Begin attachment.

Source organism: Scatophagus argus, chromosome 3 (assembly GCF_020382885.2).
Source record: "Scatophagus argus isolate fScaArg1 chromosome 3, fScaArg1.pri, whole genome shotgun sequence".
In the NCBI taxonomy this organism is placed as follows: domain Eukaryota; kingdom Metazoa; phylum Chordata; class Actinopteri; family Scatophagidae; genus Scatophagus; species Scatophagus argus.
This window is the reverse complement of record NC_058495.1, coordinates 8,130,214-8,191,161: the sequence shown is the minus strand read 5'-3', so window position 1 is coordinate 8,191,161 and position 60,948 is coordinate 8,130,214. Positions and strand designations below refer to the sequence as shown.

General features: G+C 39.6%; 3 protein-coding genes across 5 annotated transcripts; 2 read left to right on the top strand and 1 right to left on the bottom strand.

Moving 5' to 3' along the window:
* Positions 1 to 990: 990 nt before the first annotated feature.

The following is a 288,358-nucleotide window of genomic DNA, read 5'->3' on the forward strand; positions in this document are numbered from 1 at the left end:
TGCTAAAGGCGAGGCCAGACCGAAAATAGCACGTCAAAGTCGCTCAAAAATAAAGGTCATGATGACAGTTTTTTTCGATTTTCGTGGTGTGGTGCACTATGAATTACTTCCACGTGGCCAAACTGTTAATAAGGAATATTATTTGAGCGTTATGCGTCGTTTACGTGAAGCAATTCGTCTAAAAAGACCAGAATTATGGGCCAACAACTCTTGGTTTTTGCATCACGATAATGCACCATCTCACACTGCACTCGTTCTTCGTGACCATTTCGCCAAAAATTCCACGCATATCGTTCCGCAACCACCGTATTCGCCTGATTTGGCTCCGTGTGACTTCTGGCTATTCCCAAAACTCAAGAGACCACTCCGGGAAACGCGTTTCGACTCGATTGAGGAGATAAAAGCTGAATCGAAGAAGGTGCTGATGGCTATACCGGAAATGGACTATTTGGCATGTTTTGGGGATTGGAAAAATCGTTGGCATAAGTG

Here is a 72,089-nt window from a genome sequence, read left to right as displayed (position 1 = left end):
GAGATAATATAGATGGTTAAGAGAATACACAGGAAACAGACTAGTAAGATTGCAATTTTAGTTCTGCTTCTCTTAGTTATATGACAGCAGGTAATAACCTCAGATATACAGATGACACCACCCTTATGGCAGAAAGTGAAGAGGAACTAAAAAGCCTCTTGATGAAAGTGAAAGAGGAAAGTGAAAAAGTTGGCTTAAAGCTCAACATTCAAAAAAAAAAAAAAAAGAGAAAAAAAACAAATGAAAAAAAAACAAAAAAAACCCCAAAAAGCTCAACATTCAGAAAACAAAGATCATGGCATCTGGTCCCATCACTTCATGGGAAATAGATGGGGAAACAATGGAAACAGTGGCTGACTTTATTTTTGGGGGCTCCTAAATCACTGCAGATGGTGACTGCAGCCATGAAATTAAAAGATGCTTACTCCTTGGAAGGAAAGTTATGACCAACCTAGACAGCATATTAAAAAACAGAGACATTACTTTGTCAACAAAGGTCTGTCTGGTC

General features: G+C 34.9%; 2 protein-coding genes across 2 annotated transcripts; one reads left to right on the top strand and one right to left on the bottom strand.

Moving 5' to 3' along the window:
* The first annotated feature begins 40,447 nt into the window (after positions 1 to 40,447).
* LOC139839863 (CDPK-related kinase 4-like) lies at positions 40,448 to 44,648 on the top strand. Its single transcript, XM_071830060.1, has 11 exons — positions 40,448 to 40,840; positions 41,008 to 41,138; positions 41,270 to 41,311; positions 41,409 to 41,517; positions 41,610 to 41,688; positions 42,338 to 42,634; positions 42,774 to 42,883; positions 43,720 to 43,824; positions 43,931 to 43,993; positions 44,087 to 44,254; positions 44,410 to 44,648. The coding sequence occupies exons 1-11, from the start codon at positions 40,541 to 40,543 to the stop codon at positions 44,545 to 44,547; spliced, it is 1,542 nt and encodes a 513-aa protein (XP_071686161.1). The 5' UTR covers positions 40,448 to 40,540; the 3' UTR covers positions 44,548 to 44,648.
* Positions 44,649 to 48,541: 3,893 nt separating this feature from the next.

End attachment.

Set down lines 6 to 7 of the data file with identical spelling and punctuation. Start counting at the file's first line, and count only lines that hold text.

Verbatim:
Moving 5' to 3' along the window:
* Positions 1 to 990: 990 nt before the first annotated feature.